“It is entirely unclear how many Hamas figures are based in Turkey right now, but it is clear that the country has become a very hospitable environment for leaders such as Saleh Arouri, but also some of the rank-and-file,” warned Schanzer, the vice president for research at the Foundation for Defense of Democracies.

Israel released into Turkey 10 Hamas militants as part of its 2011 deal to free kidnapped soldier Gilad Shalit. Others were released to Syria and Qatar, Hamas’ chief financier.

Since that time, Hamas members have enjoyed unfettered access to Turkey, where members such as Al-Arouri have hatched terror plots to overthrow the Palestinian government in the West Bank and replace it with Hamas terrorists.

Read more at Washington Free Beacon

Basting Turkey’s New Prime Minister

Recep Tayyip Erdoğan (left) with Ahmet Davutoğlu (right)

Recep Tayyip Erdoğan (left) with Ahmet Davutoğlu (right)

by Daniel Pipes
The Washington Times
August 28, 2014

As Recep Tayyip Erdoğan ascends today to the presidency of Turkey, his hand-picked successor, Ahmet Davutoğlu, simultaneously assumes Erdoğan’s old job of prime minister. What do these changes portend for Turkey and its foreign policy? In two words: nothing good.

He asked me about the neo-conservative movement in the United States, then at the height of its fame and supposed influence. I began by expressing doubts that I was a member of this elite group, as Davutoğlu assumed, and went on to note that none of the key decision-makers in the George W. Bush administration (the president, vice president, secretaries of state and defense, or the national security adviser) was a neo-conservative, a fact that made me skeptical of its vaunted power. Davutoğlu responded with a subtle form of antisemitism, insisting that neo-conservatives were far more powerful than I acknowledged because they worked together in a secret network based on religious ties. (He had the good grace not to mention which religion that might be.)In June 2005, when Davutoğlu served as chief foreign policy adviser to Erdoğan, I spoke with him for an hour in Ankara. Two topics from that conversation remain vivid.

In turn, I asked him about the goals of Turkish foreign policy in the Middle East in the era of the Justice and Development Party (AKP) that had begun in 2002, noting Ankara’s new ambitions in a region it had long disdained. He conceded this change, then took me on a quick tour d’horizon from Afghanistan to Morocco, noting Turkey’s special ties with many countries. These included the presence of Turkic-speakers (e.g., in Iraq), the legacy of Ottoman rule (Lebanon), economic symbiosis (Syria), Islamic ties (Saudi Arabia), and diplomatic mediation (Iran).

What struck me most was the boastful optimism and complete self-assurance of Davutoğlu, former professor of international relations and an Islamist ideologue. He not only implied that Turkey had waited breathlessly for him and his grand vision but he also displayed an unconcealed delight at finding himself in a position to apply his academic theories to the great canvas of international politics. (This privilege occurs surprisingly rarely.) In sum, that conversation inspired neither my confidence nor my admiration.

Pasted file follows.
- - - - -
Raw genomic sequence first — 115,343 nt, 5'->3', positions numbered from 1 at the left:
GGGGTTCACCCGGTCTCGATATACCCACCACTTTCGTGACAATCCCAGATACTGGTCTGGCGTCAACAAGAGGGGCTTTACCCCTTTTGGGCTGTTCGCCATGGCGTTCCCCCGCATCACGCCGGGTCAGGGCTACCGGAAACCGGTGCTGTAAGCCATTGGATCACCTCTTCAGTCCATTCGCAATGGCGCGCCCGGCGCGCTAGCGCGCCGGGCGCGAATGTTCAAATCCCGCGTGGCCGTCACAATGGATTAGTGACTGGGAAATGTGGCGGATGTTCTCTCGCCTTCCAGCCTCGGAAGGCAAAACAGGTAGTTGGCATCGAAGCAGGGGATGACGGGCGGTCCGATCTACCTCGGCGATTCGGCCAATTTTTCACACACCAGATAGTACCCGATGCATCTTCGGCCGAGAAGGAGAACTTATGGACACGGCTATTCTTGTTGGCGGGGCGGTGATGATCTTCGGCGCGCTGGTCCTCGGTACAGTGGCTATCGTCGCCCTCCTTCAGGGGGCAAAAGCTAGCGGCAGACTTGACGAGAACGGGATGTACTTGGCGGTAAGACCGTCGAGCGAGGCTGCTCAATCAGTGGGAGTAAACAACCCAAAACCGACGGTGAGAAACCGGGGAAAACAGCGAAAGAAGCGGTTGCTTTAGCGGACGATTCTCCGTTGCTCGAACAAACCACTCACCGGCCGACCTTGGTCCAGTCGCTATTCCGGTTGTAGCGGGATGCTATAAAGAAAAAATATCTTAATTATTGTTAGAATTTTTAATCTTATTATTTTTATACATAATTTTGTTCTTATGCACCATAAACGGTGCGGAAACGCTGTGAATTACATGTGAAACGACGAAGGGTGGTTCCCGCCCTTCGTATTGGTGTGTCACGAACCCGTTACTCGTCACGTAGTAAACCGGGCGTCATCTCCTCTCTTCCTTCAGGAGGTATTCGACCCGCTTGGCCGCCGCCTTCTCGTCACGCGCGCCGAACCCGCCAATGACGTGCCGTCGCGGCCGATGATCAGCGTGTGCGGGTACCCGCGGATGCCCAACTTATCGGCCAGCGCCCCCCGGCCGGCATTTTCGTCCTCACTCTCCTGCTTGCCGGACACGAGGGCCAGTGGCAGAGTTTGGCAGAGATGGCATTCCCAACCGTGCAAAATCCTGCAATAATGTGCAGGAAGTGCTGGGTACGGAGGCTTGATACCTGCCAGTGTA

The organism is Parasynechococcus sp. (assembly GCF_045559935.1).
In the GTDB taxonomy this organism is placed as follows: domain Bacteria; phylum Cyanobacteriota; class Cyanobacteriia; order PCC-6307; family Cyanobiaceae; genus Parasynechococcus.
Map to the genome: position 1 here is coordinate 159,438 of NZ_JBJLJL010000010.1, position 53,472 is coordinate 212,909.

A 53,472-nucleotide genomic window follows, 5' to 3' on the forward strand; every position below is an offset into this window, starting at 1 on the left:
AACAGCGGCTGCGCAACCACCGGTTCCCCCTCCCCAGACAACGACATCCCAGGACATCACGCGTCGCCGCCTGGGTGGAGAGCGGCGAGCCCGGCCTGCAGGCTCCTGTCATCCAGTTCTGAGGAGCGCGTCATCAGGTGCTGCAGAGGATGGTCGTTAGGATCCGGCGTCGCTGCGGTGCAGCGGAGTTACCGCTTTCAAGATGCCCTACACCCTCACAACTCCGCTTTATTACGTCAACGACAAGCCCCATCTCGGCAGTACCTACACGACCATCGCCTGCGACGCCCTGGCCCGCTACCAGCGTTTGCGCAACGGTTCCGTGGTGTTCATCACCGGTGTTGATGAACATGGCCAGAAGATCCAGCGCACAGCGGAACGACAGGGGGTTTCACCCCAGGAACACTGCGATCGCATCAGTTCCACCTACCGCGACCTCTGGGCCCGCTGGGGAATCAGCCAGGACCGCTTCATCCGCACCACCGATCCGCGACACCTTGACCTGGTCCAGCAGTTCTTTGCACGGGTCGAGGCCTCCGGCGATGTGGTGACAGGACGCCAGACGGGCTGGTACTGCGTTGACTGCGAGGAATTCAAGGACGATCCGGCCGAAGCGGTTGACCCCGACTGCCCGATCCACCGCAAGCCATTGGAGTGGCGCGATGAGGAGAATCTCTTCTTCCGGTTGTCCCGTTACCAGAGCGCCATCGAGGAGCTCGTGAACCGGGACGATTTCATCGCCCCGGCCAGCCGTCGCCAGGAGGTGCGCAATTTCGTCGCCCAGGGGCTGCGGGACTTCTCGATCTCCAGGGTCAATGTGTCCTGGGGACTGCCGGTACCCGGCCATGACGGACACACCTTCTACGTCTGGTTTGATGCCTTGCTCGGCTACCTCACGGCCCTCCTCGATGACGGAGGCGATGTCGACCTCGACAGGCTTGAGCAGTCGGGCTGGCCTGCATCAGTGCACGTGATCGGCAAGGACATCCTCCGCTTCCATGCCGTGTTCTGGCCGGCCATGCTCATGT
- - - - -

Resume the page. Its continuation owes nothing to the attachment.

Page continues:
While Davutoğlu has done remarkably well for himself in the intervening years, he did so exclusively as consigliere to his sole patron, Erdoğan. His record, by contrast, has been one ofinconsistent policy and consistent failure, a failure so abject it borders on fiasco. Under Davutoğlu’s stewardship, Ankara’s relations with Western countries have almost universally soured, while those with Iran, Iraq, Syria, Israel, Egypt, and Libya, among other Middle Eastern states, have plummeted. To top it off, Turkish rule is endangered even in its own northern Cypriot satrapy.

Having failed as foreign minister, Davutoğlu now – in an application of The Dilbert Principle – ascends to a heady but subservient leadership of both the AKP and the government. He faces two major challenges:Symbolically, Turkey is slipping away from the NATO alliance of democracies and toward the shoddy Sino-Russian grouplet known as the Shanghai Cooperation Organisation. As Kemal Kılıçdaroğlu, leader of the opposition, sadly notes, “Turkey has grown lonely in the world.”

As AKP leader, he is tasked with producing a great victory in the June 2015 parliamentary elections to modify the constitution and turn the semi-ceremonial position of president into the elected sultanate Erdoğan lusts for. Can Davutoğlu deliver the votes? Color me skeptical. I expect that Erdoğan will rue the day he relinquished his prime ministry to become president, as he finds himself ignored and bored living in the sprawling presidential “campus.”

As Turkey’s 26th prime minister, Davutoğlu faces a bubble economy perilously near collapse, a breakdown in the rule of law, a country inflamed by Erdoğan’s divisive rule, a hostile Gülen movement, and a divided AKP, all converging within an increasingly Islamist (and therefore uncivil) country. Moreover, the foreign policy problems that Davutoğlu himself created still continue, especially the ISIS hostage emergency in Mosul.

The Turkish consulate in Mosul before its seizure.

The unfortunate Davutoğlu brings to mind a cleanup crew arriving at the party at 4 a.m., facing a mess created by now-departed revelers. Happily, the contentious and autocratic Erdoğan no longer holds Turkey’s key governmental position; but his placing the country in the unsteady hands of a loyalist of proven incompetence brings many new concerns for the Turks, their neighbors, and all who wish the country well.

Mr. Pipes (DanielPipes.org) is president of the Middle East Forum.

ISIS Declares War On Hamas And The Muslim Brotherhood

771By Walid ShoebatAugust 23, 2014: